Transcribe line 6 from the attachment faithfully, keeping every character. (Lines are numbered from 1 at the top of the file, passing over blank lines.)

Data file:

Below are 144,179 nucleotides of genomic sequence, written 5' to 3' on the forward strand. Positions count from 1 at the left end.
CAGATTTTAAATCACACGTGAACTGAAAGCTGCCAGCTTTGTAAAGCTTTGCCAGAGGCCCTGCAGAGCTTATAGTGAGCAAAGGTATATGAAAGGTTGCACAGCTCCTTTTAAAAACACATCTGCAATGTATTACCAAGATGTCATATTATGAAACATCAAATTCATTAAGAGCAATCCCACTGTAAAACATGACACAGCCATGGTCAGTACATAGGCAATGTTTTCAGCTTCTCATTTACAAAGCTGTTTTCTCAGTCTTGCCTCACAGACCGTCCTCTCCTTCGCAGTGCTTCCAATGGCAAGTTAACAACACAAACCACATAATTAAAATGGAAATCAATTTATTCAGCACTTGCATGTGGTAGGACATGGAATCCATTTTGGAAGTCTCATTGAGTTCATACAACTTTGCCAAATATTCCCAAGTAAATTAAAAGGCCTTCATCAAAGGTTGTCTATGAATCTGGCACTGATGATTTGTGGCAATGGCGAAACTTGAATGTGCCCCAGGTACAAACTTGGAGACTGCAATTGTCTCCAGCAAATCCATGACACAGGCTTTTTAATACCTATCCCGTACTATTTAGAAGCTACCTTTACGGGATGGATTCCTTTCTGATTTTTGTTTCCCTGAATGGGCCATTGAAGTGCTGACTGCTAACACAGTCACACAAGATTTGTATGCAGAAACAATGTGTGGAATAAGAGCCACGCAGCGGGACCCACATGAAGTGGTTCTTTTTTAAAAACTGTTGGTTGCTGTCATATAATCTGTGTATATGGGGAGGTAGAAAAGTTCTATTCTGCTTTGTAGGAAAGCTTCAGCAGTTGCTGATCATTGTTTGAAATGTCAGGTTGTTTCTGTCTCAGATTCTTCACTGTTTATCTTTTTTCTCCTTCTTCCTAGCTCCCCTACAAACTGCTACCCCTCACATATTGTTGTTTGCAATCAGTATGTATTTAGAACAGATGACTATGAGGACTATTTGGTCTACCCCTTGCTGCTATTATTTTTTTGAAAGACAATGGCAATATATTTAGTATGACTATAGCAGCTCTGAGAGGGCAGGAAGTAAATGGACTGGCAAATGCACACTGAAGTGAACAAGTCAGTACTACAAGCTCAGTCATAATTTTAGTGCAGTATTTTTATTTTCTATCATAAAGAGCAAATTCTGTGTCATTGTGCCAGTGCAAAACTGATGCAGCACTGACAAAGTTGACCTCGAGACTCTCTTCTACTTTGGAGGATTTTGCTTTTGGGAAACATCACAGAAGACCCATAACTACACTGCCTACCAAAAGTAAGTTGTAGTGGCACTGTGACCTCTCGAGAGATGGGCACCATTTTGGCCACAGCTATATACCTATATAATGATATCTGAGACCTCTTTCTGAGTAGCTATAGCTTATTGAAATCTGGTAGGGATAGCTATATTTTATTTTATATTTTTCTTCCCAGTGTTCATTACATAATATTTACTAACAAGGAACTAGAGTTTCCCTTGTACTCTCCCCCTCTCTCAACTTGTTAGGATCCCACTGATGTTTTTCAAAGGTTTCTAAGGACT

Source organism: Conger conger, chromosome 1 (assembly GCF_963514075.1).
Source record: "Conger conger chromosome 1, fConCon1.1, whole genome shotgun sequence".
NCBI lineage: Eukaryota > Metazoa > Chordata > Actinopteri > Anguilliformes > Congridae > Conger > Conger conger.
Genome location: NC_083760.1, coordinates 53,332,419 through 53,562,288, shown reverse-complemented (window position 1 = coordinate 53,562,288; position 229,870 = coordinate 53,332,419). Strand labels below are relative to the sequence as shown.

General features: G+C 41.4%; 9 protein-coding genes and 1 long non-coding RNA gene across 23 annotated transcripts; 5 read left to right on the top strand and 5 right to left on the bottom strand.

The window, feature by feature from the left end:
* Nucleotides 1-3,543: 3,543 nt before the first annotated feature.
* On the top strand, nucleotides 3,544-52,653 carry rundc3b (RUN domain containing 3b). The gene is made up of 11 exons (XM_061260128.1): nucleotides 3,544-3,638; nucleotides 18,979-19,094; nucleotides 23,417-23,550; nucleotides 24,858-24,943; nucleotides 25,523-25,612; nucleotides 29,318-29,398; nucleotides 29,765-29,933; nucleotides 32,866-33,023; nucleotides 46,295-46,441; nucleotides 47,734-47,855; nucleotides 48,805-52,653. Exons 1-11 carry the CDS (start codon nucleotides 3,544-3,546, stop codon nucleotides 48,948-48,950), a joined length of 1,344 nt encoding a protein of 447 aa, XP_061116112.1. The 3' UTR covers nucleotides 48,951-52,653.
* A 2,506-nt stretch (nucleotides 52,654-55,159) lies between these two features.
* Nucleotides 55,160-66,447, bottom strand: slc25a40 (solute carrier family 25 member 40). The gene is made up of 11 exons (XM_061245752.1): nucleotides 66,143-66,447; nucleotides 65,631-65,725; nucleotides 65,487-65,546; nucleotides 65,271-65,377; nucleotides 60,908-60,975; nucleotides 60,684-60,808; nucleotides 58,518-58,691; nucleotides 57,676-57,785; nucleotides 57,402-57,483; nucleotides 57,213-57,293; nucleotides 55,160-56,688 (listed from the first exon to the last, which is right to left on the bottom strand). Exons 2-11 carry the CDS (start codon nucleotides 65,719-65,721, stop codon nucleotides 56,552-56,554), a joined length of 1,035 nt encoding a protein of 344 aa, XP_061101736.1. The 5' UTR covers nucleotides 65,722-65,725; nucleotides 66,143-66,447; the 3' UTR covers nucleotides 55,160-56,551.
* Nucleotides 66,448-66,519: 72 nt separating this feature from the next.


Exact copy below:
Genome location: NC_083760.1, coordinates 53,332,419 through 53,562,288, shown reverse-complemented (window position 1 = coordinate 53,562,288; position 229,870 = coordinate 53,332,419). Strand labels below are relative to the sequence as shown.